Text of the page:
There are many types of business coaching and the terminology considers a broad spectrum of development methods from a so-called coach to a coachee. Usually coaching involves the provision of training, advice, guidance and mentoring towards a person or a team via the coach. Although a direct advantage or performance improvement is difficult to measure, coaching is considered beneficial if the skills, attributes and methods of the coach are effective.
The coach in design thinking has a similar task, although he mostly coaches and leads innovation teams. Average team seizes in design thinking range from four to six persons and ideally consists of very diverse individuals with very different personality, know-how, experiences, tenure, cultural background and position within a company. The design thinking coach is responsible not only for the functioning of the team, he also controls the methodologic use of all what comprises design thinking tools and approaches. That said, a design thinking coach has a dual function of moderating the project for a successful result, as well as bringing together and teaching the project team.
A coach, therefore, must understand and judge his team correctly. While empathy is required in the design thinking process itself, a coach similarly must empathize with his team. This includes the awareness of every team members’ abilities, soft skills and character while working within the team. With the help of warm-up’s and team building exercises he is required to build and foster the successful team building process. Which precise role the coach holds in regards to his team is debated, however. The opinions and suggestions range from ‘coach as pure method advisor’ to ‘coach as an integrated part of the team with the same functions and rights’.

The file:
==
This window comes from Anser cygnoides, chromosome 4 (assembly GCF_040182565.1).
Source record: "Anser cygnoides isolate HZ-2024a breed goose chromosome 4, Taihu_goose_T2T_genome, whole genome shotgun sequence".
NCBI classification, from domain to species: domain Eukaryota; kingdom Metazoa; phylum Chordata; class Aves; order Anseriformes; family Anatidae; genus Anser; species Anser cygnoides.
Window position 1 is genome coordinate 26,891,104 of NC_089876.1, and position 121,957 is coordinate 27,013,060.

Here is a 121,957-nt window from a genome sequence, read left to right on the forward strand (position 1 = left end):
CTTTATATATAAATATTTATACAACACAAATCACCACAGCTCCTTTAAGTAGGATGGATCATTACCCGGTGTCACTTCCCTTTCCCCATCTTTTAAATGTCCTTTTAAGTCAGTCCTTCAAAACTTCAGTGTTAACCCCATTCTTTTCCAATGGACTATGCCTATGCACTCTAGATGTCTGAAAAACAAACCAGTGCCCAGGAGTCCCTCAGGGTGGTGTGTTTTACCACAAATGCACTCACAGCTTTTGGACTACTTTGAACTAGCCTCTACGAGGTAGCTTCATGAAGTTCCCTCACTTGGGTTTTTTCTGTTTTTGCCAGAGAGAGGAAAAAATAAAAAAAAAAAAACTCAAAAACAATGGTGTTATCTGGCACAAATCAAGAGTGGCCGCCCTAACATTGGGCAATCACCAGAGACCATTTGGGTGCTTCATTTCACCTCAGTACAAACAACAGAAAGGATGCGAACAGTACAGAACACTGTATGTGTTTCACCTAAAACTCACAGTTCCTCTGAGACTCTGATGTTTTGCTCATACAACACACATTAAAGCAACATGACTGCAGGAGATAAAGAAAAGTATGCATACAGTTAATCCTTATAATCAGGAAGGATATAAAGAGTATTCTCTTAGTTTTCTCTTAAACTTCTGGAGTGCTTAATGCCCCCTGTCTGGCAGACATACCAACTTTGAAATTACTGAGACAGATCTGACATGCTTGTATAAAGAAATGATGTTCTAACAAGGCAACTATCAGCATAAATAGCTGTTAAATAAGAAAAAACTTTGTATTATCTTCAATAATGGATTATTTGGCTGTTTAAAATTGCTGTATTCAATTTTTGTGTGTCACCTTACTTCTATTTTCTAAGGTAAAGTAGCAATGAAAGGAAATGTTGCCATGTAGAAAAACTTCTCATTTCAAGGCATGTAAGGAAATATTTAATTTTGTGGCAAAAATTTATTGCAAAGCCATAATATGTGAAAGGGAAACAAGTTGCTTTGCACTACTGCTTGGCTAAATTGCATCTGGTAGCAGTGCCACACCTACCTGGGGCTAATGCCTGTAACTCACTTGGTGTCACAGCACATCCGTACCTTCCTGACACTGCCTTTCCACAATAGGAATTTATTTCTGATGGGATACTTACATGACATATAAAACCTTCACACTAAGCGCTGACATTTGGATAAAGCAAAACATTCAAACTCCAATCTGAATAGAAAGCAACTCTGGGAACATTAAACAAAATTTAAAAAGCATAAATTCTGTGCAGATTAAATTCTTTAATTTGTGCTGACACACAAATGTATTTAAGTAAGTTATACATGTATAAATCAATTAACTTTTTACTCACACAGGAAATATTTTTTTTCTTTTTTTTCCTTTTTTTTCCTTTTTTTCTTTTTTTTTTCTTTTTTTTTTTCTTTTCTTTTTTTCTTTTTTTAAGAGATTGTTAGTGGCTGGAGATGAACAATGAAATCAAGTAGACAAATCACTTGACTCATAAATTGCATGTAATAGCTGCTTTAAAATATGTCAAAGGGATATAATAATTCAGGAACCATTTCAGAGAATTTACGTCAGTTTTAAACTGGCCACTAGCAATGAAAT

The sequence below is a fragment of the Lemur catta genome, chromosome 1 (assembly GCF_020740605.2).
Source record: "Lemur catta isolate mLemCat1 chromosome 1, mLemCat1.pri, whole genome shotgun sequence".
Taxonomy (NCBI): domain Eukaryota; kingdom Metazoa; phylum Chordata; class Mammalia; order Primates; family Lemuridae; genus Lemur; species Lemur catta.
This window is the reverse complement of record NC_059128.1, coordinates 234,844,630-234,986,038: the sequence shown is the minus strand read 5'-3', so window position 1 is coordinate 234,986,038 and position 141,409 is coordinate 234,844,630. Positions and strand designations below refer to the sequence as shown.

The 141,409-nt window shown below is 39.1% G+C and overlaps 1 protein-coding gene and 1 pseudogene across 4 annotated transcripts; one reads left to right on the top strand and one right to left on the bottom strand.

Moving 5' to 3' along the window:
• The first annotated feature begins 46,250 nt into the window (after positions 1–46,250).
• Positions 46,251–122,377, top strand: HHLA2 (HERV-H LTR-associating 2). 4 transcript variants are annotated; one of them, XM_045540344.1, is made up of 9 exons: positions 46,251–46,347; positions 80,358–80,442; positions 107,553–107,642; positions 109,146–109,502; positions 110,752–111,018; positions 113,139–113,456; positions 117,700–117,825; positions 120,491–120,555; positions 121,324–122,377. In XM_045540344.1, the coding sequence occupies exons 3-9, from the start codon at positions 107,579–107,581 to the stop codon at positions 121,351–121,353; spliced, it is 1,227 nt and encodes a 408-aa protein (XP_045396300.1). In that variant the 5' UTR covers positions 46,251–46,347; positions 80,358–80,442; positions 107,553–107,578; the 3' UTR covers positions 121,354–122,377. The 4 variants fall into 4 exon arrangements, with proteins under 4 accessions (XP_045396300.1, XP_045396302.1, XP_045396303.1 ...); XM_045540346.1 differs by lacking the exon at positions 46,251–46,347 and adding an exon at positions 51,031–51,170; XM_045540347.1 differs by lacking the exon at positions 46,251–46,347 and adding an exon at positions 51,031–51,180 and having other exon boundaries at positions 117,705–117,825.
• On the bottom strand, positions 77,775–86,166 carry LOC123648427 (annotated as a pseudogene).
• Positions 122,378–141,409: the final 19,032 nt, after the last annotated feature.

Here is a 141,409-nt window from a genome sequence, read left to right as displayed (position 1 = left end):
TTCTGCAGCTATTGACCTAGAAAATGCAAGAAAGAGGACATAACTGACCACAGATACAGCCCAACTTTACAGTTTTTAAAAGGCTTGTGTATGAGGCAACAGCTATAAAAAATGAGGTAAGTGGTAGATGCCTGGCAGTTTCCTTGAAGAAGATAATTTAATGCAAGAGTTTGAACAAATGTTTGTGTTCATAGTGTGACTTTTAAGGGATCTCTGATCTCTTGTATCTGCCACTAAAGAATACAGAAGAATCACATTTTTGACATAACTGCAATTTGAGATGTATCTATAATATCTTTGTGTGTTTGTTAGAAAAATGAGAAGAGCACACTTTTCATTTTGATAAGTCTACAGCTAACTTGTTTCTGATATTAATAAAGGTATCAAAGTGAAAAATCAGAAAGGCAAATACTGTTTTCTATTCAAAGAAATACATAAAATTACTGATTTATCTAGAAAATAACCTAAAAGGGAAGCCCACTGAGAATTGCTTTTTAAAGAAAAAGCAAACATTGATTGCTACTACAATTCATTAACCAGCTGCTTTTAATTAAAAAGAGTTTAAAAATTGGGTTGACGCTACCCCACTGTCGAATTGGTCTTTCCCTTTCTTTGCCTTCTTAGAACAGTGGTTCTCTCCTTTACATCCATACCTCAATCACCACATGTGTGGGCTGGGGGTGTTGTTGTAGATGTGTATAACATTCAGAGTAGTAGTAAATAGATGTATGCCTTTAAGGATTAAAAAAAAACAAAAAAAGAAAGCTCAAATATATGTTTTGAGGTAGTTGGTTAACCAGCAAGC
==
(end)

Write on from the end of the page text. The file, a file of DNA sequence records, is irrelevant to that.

We believe that a design thinking coach should deliver more than the pure presentation and explanation of methodology, but on the other hand, should also refrain from become a fully integrated team member. After all, the role of the coach is to go every step with the team, but simultaneously act as guidance to them. Only if a coach can understand the individual, as well as the team and its dynamics, it is possible for him to act on his task to help the team to fulfill its mission. The design thinking coach must fulfill the role of the advisor on the methodology and ensure the functioning of the team for the success of the project at the same time. A challenging role that requires skills, knowledge and experience from a design thinking coach.
Leedham, M. (2005). The coaching scorecard: A holistic approach to evaluating the benefits of business coaching. International Journal of Evidence Based Coaching and Mentoring, 3(2), 30-44.
Plattner, H., Meinel, C., & Leifer, L. (Eds.). (2014). Design Thinking Research: Building Innovators. Springer.
By N&L Team